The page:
99% Partspiration

Thomas Edison once said that genius was 1% inspiration and 99% perspiration. That doesn’t leave much room for partspiration.

I’m working on a top-secret project, and had to place a parts order on AliExpress with a minimum order quantity of five in order to get decent shipping times. No big deal, financially, and it’s always great to have spares as backup for the ones you fry.

But as I started lighting up the little round smartwatch displays to put them through their paces, I started thinking of all sorts of ways that I could use something like this. I had no idea how easy to drive they were, or frankly, how good they looked in person. When you get a round display in your hands, you find that you need dial indicators everywhere.

And then my son came by and said “Oh neat. I want one!” and started thinking up all sorts of gizmos that I could put them in. Two of them would make awesome eyes, and he’s been on a chameleon kick – the animal, you know. So we’re looking for chameleon eye animations online.

And all of a sudden, I have more projects lined up than I have remaining screens. I’m calling this phenomenon “partspiration”. You know, when you figure out how to use something and then you see uses for it everywhere? Time to place another Ali order.

Gearing Up for the Hackaday Prize

And don’t forget, we just started the next round of the Hackaday Prize: Gearing Up. In this challenge round we want to see your best DIY tools, jigs, and workflow accelerators. Custom reflow plates, home-built power supplies, or even software tools – as long as it helps you get the job done, it has a place here. You’ve got until Aug. 8 to get your entry finished, but head on over to Hackaday.io and get started now.

Badminton Inspired Heat Shield Aims To Fly This Year

Badminton is not a sport that most of us think about often, and extremely rarely outside of every four years at the summer Olympics and maybe at the odd cookout or beach party here or there. But the fact that it’s a little bit unique made it the prime inspiration for this new heat shield design, which might see a space flight and test as early as a year from now.

The inspiration comes from the shuttlecock, the object which would otherwise be a ball in any other sport. A weighted head, usually rubber or cork, with a set of feathers or feather-like protrusions mounted to it, contributes to its unique flight characteristics when hit with a racquet. The heat shield, called Pridwen and built by Welsh company Space Forge, can be folded before launch and then expanded into this shuttlecock-like shape once ready for re-entry. It’s unlikely this will protect astronauts anytime soon, though. The device is mostly intended for returning materials from the Moon or from asteroids, or for landing spacecrafts on celestial bodies with atmospheres like Mars or Venus.

With some testing done already, Space Forge hopes this heat shield will see a space flight before the close of 2023. That’s not the end of the Badminton inspiration either, though. It’s reported that this device can slow a re-entering craft so much that it can be caught in a net. Not exactly the goal when playing the sport, but certainly a welcome return home for whichever craft might use this system. Of course, getting down from space is only half the battle. Take a look at this other unique spacecraft that goes up in a fairly non-traditional way instead.

Honor Your Hacker Heroes

We recently ran an article on a sweet percussion device made by minimal-hardware-synth-madman [Gijs Gieskes]. Basically, it amplifies up an analog meter movement and plays it by slamming it into the end stops. Rhythmically, and in stereo. It’s got that lovely thud, plus the ringing of the springs. It takes what is normally a sign that something’s horribly wrong and makes a soundtrack out of it. I love it.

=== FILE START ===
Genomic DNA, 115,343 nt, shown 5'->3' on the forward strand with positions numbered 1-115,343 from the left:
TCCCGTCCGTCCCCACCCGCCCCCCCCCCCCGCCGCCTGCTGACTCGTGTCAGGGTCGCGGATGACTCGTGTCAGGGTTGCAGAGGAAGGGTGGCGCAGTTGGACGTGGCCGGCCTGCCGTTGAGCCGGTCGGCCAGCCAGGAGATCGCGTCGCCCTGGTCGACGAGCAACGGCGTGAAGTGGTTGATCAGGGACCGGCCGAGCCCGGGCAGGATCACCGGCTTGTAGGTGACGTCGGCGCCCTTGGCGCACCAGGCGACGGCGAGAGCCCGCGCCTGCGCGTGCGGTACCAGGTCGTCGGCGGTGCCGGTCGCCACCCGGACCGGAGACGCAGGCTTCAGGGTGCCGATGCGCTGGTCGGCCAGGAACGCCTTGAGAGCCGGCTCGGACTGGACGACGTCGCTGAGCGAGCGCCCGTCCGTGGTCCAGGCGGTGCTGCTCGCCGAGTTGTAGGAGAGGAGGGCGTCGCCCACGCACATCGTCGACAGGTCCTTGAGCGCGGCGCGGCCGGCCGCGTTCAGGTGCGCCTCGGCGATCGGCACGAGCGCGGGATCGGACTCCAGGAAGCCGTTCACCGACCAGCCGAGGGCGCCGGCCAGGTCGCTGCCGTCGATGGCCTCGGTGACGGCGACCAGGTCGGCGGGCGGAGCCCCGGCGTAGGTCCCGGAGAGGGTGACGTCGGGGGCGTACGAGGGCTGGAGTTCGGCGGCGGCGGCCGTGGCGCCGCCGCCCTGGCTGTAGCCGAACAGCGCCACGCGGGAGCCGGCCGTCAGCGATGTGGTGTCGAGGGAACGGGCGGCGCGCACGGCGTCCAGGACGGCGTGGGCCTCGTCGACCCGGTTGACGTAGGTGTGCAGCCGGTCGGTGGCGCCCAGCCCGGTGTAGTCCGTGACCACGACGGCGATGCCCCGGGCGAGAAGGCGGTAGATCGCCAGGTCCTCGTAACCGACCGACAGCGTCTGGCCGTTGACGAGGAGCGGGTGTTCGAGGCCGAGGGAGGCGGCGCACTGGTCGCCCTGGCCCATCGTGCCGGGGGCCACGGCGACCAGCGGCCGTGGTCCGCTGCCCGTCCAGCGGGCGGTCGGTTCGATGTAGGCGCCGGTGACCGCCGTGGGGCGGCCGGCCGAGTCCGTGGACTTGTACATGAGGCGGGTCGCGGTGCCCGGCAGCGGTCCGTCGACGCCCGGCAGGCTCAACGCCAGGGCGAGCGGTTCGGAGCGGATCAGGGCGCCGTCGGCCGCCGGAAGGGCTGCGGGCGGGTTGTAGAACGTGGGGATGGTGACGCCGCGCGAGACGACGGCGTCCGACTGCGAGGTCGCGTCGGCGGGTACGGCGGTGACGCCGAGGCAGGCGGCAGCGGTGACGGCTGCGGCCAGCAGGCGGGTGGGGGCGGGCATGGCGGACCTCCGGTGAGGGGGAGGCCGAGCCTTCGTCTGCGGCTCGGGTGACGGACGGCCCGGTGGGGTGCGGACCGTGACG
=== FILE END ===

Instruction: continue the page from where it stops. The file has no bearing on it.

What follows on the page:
[Gijs] has been making electro-mechanical musical hacks for about as long as I’ve been reading Hackaday, if not longer. We’ve written up no fewer than 22 of his projects, and the first one on record is from 2005: an LSDJ-based hardware sequencer. All of his projects are simple, but each one has a tremendously clever idea at its core that comes from a deep appreciation of everything going on around us. Have you noticed that VU meters make a particular twang when they hit the walls? Sure you have. Have you built a percussion instrument out of it? [Gijs] has!

Maybe it’s a small realization, and it’s not going to change the world by itself, but I’ve rebuilt more than a couple projects from [Gijs]’ repertoire, and each one has made my life more fun. And if you’re a regular Hackaday reader, you’ve probably seen hundreds or thousands of similar little awesome ideas played out, and maybe even taken some of them on as your own as well. When they accumulate up, I believe they can change the world, at least in the sense of filling up a geek’s life. I hope that feeling comes across when we write up a project. Those of you out there hacking, we salute you!

Inspiring Hacks, Unfinished Hacks

We got a tip this week, and the tipster’s comments were along the lines of “this doesn’t look like it’s a finished work yet, but I think it’s pretty cool anyway”. And that was exactly right. The work in question is basically attaching a simple webcam to a CNC router and then having at it with OpenCV, and [vector76]’s application was cutting out freeform hand-drawn curves from wood. To amuse his daughter.

But there’s no apology necessary for presenting a work in progress. Unfinished hacks are awesome! They leave room for further improvement and interpretation. They are like an unfinished story, inviting the hacker to dream up their own end. At least that’s how this one worked on me.

My mind went racing — adding smart and extensible computer vision to a CNC router enables not only line tracing, but maybe smarter edge finding, broken tool detection, and who knows what else. With the software end so flexible these days, and the additional hardware demands so minimal, it’s an invitation. It’s like Pavlov ringing that bell, and I’m the dog-hacker. Or something.

So remember this when you get half done with a project, get to a workable first-stage demo, but you haven’t chased down each and every possibility. Leaving something up to other hackers’ imagination can be just as powerful. Your proof of concept doesn’t have to be the mother of all demos — sometimes just a working mouse will suffice.

Finding The Right Hack Is Half The Battle

Sometimes you just get lucky. I had a project on my list for a long time, and it was one that I had been putting off for a few months now because I loathed one part of what it entailed — sensitive, high-accuracy analog measurement. And then, out of the blue I stumbled on exactly the right trick, and my problems vanished in thin air. Thanks, Internet of Hackers!